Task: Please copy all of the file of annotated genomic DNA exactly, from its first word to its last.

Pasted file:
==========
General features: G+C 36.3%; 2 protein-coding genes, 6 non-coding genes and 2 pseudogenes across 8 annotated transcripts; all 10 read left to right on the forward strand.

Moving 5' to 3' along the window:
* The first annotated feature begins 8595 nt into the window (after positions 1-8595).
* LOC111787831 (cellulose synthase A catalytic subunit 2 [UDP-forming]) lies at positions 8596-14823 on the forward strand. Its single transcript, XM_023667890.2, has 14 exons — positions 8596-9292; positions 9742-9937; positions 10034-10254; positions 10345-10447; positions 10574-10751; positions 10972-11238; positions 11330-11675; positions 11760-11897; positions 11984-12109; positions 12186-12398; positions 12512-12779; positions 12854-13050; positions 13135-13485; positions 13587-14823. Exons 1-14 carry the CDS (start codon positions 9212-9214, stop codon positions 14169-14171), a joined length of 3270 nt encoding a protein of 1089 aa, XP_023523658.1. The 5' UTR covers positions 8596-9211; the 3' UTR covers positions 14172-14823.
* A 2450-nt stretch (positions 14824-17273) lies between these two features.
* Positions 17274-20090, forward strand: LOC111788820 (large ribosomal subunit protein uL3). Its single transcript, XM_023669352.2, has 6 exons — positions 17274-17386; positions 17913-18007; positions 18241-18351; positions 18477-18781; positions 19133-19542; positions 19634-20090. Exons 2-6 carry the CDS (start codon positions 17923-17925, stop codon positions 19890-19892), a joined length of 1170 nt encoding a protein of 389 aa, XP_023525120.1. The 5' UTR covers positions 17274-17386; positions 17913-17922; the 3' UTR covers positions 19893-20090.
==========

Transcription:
General features: G+C 36.3%; 2 protein-coding genes, 6 non-coding genes and 2 pseudogenes across 8 annotated transcripts; all 10 read left to right on the forward strand.

Moving 5' to 3' along the window:
* The first annotated feature begins 8595 nt into the window (after positions 1-8595).
* LOC111787831 (cellulose synthase A catalytic subunit 2 [UDP-forming]) lies at positions 8596-14823 on the forward strand. Its single transcript, XM_023667890.2, has 14 exons — positions 8596-9292; positions 9742-9937; positions 10034-10254; positions 10345-10447; positions 10574-10751; positions 10972-11238; positions 11330-11675; positions 11760-11897; positions 11984-12109; positions 12186-12398; positions 12512-12779; positions 12854-13050; positions 13135-13485; positions 13587-14823. Exons 1-14 carry the CDS (start codon positions 9212-9214, stop codon positions 14169-14171), a joined length of 3270 nt encoding a protein of 1089 aa, XP_023523658.1. The 5' UTR covers positions 8596-9211; the 3' UTR covers positions 14172-14823.
* A 2450-nt stretch (positions 14824-17273) lies between these two features.
* Positions 17274-20090, forward strand: LOC111788820 (large ribosomal subunit protein uL3). Its single transcript, XM_023669352.2, has 6 exons — positions 17274-17386; positions 17913-18007; positions 18241-18351; positions 18477-18781; positions 19133-19542; positions 19634-20090. Exons 2-6 carry the CDS (start codon positions 17923-17925, stop codon positions 19890-19892), a joined length of 1170 nt encoding a protein of 389 aa, XP_023525120.1. The 5' UTR covers positions 17274-17386; positions 17913-17922; the 3' UTR covers positions 19893-20090.